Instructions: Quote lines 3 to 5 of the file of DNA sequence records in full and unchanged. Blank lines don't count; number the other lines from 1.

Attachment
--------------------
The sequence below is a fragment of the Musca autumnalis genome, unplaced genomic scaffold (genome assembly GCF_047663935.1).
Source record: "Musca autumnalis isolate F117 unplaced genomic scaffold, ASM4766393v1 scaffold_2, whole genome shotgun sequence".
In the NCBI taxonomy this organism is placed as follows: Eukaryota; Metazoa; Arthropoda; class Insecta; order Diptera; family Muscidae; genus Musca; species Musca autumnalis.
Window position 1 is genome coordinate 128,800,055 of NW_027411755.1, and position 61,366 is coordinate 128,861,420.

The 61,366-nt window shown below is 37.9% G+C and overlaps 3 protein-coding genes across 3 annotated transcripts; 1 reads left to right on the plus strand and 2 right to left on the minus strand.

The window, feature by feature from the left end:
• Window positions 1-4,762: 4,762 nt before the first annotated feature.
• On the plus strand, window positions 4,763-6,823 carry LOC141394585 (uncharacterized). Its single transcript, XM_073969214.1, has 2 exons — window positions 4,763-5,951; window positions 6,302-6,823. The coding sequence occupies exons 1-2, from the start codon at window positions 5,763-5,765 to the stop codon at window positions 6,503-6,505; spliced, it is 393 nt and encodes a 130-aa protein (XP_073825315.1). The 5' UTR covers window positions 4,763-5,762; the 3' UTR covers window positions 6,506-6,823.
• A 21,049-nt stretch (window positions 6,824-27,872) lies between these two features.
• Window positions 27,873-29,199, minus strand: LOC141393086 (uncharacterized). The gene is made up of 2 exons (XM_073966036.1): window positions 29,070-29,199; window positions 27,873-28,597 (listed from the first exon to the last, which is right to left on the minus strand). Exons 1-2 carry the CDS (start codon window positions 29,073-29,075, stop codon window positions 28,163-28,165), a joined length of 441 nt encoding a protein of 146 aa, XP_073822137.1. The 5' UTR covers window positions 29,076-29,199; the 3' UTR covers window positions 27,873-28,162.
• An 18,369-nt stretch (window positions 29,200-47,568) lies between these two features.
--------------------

In the NCBI taxonomy this organism is placed as follows: Eukaryota; Metazoa; Arthropoda; class Insecta; order Diptera; family Muscidae; genus Musca; species Musca autumnalis.
Window position 1 is genome coordinate 128,800,055 of NW_027411755.1, and position 61,366 is coordinate 128,861,420.

The 61,366-nt window shown below is 37.9% G+C and overlaps 3 protein-coding genes across 3 annotated transcripts; 1 reads left to right on the plus strand and 2 right to left on the minus strand.